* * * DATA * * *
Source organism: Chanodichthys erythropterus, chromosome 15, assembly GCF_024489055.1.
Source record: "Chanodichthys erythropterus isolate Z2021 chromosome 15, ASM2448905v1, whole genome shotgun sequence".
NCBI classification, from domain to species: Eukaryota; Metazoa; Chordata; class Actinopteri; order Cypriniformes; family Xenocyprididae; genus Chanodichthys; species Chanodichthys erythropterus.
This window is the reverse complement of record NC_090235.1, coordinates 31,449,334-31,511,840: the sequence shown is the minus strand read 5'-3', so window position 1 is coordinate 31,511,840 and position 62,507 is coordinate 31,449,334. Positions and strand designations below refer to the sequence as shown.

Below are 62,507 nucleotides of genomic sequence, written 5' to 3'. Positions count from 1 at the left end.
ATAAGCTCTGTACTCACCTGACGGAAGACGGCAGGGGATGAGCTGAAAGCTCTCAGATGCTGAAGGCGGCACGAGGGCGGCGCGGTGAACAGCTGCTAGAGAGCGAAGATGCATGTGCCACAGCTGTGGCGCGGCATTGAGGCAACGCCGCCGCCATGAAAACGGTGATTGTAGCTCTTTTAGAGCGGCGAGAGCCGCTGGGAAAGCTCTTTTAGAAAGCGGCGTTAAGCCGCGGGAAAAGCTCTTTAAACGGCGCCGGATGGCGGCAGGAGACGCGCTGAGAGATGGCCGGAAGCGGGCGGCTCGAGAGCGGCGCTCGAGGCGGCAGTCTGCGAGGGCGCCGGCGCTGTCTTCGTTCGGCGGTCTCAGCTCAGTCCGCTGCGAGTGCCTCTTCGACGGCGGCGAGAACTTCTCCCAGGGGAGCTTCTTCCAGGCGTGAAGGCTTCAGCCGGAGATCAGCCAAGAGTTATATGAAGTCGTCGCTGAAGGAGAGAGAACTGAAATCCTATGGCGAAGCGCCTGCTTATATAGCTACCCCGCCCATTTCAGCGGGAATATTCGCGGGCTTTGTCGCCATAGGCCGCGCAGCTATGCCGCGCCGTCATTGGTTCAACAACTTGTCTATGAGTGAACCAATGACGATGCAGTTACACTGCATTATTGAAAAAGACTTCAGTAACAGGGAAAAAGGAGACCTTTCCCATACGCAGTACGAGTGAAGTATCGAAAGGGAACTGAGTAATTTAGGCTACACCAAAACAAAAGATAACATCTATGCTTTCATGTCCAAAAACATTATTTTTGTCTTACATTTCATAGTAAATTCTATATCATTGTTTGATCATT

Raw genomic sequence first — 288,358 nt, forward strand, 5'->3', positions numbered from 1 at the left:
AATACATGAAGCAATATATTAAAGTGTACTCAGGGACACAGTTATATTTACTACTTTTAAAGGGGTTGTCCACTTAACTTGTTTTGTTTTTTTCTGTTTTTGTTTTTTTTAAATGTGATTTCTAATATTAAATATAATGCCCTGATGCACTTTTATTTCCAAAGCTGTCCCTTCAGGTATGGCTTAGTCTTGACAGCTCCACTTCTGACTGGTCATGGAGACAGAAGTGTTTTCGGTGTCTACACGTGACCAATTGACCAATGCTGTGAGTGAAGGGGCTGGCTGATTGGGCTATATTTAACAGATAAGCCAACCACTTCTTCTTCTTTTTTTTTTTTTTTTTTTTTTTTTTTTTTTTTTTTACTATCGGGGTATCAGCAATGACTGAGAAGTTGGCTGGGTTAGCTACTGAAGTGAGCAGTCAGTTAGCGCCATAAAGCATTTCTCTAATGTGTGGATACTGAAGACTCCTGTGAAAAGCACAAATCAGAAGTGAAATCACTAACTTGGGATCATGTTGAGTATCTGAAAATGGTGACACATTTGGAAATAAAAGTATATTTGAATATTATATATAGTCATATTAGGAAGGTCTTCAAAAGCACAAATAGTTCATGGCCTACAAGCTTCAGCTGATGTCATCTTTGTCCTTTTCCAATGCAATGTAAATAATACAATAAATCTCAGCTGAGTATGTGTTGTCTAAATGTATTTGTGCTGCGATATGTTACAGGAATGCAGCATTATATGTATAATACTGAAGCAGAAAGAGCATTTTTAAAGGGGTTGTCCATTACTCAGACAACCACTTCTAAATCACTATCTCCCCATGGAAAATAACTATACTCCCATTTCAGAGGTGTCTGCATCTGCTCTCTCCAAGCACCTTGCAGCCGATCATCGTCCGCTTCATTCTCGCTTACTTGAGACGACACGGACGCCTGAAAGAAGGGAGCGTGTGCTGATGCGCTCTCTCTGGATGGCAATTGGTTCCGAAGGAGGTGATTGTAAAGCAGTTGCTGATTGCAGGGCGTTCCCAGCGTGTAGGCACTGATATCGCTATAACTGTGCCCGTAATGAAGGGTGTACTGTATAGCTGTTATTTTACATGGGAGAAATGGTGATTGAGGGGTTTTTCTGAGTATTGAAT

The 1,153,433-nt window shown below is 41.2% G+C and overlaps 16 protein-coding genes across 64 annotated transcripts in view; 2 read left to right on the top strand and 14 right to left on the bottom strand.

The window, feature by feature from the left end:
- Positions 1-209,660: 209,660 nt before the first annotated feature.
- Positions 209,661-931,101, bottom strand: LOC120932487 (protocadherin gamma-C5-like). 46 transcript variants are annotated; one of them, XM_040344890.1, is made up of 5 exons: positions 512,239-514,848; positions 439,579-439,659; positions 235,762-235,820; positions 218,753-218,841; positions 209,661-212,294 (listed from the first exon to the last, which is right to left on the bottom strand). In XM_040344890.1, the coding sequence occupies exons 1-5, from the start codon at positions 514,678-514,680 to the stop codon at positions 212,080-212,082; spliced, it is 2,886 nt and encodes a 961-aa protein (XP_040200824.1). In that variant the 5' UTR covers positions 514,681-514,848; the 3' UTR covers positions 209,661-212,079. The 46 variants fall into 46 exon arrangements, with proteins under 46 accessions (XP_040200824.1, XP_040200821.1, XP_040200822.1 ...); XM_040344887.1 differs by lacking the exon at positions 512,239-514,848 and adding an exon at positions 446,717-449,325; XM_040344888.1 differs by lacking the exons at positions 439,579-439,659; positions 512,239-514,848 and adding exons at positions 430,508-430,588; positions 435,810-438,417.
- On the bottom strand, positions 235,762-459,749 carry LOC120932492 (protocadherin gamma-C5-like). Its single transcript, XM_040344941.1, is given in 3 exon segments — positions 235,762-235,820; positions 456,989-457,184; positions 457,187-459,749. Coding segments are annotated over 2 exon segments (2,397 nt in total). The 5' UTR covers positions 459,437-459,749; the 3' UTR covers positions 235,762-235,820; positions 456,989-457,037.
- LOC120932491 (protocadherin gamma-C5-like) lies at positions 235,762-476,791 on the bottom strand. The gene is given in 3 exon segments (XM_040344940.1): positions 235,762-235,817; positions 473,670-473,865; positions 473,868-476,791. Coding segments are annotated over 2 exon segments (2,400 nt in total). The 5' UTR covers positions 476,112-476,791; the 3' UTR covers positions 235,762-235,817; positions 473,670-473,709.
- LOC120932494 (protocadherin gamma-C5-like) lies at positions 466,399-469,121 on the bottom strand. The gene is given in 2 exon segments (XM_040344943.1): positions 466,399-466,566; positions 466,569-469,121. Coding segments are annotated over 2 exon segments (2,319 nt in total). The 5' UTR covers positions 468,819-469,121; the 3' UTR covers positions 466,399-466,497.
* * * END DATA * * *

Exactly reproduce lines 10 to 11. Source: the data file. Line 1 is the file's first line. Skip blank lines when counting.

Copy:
The window, feature by feature from the left end:
- Positions 1-209,660: 209,660 nt before the first annotated feature.